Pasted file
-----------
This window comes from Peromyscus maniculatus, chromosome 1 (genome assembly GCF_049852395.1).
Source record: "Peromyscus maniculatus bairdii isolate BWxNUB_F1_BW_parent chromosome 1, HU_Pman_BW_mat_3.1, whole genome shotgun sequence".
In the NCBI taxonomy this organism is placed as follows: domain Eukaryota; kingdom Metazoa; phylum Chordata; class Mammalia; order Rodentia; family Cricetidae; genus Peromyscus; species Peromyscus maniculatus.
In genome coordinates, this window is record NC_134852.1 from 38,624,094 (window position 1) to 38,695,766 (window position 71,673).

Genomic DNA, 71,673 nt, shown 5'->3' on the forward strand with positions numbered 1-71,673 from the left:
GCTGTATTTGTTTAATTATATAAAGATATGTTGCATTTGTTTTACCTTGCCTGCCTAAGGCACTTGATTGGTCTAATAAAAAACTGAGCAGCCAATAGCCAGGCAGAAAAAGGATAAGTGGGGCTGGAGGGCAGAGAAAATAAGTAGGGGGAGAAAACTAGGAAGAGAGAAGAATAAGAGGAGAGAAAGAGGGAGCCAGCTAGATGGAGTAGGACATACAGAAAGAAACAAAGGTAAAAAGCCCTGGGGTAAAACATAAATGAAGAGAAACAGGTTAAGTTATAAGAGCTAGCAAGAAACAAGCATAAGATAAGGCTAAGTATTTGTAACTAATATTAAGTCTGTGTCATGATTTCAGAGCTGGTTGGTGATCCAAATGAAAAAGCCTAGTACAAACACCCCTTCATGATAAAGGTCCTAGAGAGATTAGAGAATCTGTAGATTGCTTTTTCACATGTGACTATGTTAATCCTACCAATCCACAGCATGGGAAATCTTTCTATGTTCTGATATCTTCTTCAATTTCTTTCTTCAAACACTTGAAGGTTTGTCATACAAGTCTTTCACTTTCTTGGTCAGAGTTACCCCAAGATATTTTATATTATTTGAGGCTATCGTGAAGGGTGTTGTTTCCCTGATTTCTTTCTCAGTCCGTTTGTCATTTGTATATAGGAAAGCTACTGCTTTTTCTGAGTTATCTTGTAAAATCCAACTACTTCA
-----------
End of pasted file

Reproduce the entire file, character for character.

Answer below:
This window comes from Peromyscus maniculatus, chromosome 1 (genome assembly GCF_049852395.1).
Source record: "Peromyscus maniculatus bairdii isolate BWxNUB_F1_BW_parent chromosome 1, HU_Pman_BW_mat_3.1, whole genome shotgun sequence".
In the NCBI taxonomy this organism is placed as follows: domain Eukaryota; kingdom Metazoa; phylum Chordata; class Mammalia; order Rodentia; family Cricetidae; genus Peromyscus; species Peromyscus maniculatus.
In genome coordinates, this window is record NC_134852.1 from 38,624,094 (window position 1) to 38,695,766 (window position 71,673).

Genomic DNA, 71,673 nt, shown 5'->3' on the forward strand with positions numbered 1-71,673 from the left:
GCTGTATTTGTTTAATTATATAAAGATATGTTGCATTTGTTTTACCTTGCCTGCCTAAGGCACTTGATTGGTCTAATAAAAAACTGAGCAGCCAATAGCCAGGCAGAAAAAGGATAAGTGGGGCTGGAGGGCAGAGAAAATAAGTAGGGGGAGAAAACTAGGAAGAGAGAAGAATAAGAGGAGAGAAAGAGGGAGCCAGCTAGATGGAGTAGGACATACAGAAAGAAACAAAGGTAAAAAGCCCTGGGGTAAAACATAAATGAAGAGAAACAGGTTAAGTTATAAGAGCTAGCAAGAAACAAGCATAAGATAAGGCTAAGTATTTGTAACTAATATTAAGTCTGTGTCATGATTTCAGAGCTGGTTGGTGATCCAAATGAAAAAGCCTAGTACAAACACCCCTTCATGATAAAGGTCCTAGAGAGATTAGAGAATCTGTAGATTGCTTTTTCACATGTGACTATGTTAATCCTACCAATCCACAGCATGGGAAATCTTTCTATGTTCTGATATCTTCTTCAATTTCTTTCTTCAAACACTTGAAGGTTTGTCATACAAGTCTTTCACTTTCTTGGTCAGAGTTACCCCAAGATATTTTATATTATTTGAGGCTATCGTGAAGGGTGTTGTTTCCCTGATTTCTTTCTCAGTCCGTTTGTCATTTGTATATAGGAAAGCTACTGCTTTTTCTGAGTTATCTTGTAAAATCCAACTACTTCA